This is a preprint. Preprints are preliminary reports that have not undergone peer review. They should not be considered conclusive, used to inform clinical practice, or referenced by the media as validated information.
Background Stalk lodging (breaking of agricultural plant stalks prior to harvest) is a multi-billion dollar a year problem. Stalk lodging occurs when bending moments induced by a combination of external loading (e.g. wind) and self-loading (e.g. the plant’s own weight) exceed the bending strength of plant stems. Previous biomechanical plant stem models have investigated both external loading and self-loading of plants, but have evaluated them as separate and independent phenomena. However, these two types of loading are highly interconnected and mutually dependent. The purpose of this paper is twofold: (1) to investigate the combined effect of external loads and plant weight on the displacement and stress state of plant stems / stalks, and (2) to provide a generalized framework for accounting for self-weight during mechanical phenotyping experiments used to predict stalk lodging resistance.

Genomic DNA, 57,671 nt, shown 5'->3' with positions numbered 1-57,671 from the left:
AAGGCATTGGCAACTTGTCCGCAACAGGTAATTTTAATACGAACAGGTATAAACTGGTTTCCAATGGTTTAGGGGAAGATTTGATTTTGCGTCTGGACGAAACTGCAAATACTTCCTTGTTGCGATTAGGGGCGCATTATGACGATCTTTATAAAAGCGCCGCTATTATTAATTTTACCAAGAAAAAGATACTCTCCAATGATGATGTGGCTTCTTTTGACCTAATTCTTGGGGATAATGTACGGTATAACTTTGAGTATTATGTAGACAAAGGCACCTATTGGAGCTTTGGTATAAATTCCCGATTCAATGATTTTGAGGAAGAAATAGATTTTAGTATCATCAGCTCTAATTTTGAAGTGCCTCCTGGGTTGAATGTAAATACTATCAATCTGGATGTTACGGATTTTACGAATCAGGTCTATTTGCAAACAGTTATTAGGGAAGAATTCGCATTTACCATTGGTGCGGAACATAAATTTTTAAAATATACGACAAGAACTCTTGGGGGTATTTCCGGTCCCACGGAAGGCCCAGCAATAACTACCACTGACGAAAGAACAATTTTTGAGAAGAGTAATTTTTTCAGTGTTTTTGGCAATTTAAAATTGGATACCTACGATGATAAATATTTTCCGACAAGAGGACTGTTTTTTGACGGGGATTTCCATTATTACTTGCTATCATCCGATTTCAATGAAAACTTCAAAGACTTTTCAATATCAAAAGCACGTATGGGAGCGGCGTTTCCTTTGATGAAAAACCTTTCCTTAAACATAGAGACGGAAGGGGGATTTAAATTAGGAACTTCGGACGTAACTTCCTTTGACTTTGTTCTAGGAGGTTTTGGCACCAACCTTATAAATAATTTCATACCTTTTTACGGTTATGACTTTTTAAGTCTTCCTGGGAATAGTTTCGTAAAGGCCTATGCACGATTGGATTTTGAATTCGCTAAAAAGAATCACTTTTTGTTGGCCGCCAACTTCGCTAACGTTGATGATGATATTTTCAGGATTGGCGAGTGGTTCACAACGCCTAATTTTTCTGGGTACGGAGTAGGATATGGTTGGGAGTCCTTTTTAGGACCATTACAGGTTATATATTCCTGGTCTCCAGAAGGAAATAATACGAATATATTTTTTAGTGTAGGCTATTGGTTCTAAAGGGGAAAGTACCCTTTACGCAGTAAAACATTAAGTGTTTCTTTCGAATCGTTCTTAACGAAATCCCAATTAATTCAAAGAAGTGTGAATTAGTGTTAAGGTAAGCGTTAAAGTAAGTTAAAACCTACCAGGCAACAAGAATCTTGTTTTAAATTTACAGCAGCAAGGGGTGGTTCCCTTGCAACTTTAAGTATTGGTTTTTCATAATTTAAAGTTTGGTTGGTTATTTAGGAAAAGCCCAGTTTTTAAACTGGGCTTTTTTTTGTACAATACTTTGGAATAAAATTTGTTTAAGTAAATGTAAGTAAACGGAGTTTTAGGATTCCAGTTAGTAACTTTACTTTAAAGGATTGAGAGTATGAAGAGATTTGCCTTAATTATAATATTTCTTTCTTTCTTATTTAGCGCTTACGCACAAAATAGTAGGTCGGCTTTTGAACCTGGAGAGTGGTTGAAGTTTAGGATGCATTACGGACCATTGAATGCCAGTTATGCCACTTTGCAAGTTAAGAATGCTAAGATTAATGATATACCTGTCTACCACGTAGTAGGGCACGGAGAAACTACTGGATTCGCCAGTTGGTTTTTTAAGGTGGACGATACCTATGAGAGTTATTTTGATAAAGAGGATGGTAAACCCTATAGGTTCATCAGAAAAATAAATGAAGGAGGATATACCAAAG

Results A method of properly accounting for the interconnected relationship between self-loading and external loading of plants stems is presented. The interconnected set of equations are used to produce user-friendly applications by presenting (1) simplified self-loading correction factors for a number of common external loading configurations of plants, and (2) a generalized Microsoft Excel framework that calculates the influence of self-loading on crop stems. The effect of self-loading on the structural integrity of wheat is examined in detail. A survey of several other plants is conducted and the influence of self-loading on their structural integrity is also presented.